Nothing came of that recording. I don’t think any of us were committed to it beyond a curiosity to know what we could do  in a proper studio.

I, on the other hand, recorded Close Quarters frequently, usually crudely.

I taped our first rehearsal, in my garage, on Mount Royal, on a borrowed four track with a handful of very cheap microphones that were masking taped to amps and stands, and a p.a. for vocals. A primitive  beginning that nonetheless indicated the future – Buffalo Springfield’s Sad Memory, Johnny Horton’s  North To Alaska. Close Quarters was not going to be a standard bar band.

Rehearsal rooms included North Van’s Cable Four studio and an office in the Pacific Press Building. My recording equipment improved but still was cheap. The guys tolerated my tinkering and often the results were instructive.

I learned, for instance, to bring under control my kick drum. At first it was chattering like a machine gun. Hearing the tapes, I knew I had a problem and made an effort to be more syncopated. One song that symbolized this for me was The Police’s Every Breath You Take. All but the bridge features the bass drum and the snare, requiring the drummer to be simple but fluid. It’s not easy because there is a temptation to throw in fills or rolls and play conventionally. You need discipline.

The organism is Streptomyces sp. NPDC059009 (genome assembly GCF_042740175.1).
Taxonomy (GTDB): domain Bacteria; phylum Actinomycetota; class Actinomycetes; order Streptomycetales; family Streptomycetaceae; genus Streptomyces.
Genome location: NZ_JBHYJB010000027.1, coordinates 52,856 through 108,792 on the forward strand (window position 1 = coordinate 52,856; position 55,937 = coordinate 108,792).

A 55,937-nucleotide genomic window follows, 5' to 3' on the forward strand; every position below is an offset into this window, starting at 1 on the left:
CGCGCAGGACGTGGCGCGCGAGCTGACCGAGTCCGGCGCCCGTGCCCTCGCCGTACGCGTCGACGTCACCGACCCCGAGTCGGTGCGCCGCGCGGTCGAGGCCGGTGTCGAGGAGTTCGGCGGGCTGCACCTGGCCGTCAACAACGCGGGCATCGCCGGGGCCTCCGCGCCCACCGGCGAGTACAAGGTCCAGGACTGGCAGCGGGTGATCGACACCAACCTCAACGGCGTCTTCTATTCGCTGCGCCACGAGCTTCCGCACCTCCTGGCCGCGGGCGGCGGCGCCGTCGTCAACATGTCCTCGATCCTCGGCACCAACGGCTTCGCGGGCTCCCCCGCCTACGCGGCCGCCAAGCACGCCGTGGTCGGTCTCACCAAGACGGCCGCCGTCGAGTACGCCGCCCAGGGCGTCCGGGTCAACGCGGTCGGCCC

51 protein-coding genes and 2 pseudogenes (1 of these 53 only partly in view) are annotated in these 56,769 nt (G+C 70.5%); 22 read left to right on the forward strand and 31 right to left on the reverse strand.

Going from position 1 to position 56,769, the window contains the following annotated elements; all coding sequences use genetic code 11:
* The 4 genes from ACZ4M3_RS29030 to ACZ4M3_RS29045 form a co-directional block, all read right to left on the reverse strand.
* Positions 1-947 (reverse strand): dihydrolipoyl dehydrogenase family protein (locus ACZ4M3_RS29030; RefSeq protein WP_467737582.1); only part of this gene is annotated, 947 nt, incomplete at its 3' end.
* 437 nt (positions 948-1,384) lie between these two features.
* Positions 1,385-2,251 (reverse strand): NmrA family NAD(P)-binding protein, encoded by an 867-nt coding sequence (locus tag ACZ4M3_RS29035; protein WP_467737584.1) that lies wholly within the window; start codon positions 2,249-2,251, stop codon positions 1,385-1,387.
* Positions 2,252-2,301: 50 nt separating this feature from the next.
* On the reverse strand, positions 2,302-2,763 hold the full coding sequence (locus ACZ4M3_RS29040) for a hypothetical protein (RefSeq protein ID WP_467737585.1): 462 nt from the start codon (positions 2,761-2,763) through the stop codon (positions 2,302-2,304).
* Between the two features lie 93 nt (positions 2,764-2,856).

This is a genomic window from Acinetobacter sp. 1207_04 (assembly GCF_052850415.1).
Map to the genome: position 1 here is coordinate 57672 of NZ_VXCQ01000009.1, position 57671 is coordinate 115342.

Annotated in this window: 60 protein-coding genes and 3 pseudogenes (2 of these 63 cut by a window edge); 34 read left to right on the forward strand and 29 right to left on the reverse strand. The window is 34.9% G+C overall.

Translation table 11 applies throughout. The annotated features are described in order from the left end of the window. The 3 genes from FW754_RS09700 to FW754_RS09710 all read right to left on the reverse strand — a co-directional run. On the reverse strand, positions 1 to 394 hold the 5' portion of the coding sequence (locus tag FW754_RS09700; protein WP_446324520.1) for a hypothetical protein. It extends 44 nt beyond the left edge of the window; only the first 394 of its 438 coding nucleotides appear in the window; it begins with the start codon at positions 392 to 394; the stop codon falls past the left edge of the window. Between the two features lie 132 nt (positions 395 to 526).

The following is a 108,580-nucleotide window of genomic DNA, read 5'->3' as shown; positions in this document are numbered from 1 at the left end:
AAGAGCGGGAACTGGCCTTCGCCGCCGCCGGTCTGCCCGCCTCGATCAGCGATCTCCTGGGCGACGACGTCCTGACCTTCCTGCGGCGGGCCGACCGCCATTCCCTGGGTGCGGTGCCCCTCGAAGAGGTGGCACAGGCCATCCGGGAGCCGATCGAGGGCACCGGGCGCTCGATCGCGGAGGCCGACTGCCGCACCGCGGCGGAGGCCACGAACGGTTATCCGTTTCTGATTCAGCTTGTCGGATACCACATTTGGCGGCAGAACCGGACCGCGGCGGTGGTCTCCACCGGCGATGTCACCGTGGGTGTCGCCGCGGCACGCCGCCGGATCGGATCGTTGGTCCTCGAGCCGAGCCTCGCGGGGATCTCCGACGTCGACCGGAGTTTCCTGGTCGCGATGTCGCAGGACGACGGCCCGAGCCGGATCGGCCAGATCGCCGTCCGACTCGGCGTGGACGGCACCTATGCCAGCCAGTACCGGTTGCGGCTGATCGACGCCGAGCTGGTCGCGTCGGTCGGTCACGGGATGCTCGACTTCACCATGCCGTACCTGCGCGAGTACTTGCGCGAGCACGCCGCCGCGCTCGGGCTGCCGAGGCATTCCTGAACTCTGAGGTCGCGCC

The other good thing about taping the rehearsals and gigs became apparent later. Kerry and I lived in London, England, from March until November 1983. I’d brought along a recording of a Close Quarters gig. On the Walkman I kept hearing the same fill every so many bars. Not every song but just often enough to be predictable. I decided to simplify. More discipline.

I came home to Vancouver and put my drums into a room Alan was renting cheaply from Burlington Northern. He had established a desk top publishing magazine, B.C. Bookworld, that operated out of there. By this time, my North Van friends had launched Bruno Gerussi’s Medallion while Close Quarters had kept going with another drummer, who also was a writer.

We practiced in this room for a few years, Alan and I alternating the rent payment, as the cockroach population grew and the place fell apart. We always had heat, even in the summertime, but the toilets were failing, crumbling. There were other tenants but eventually they all had left and inevitably we got the boot.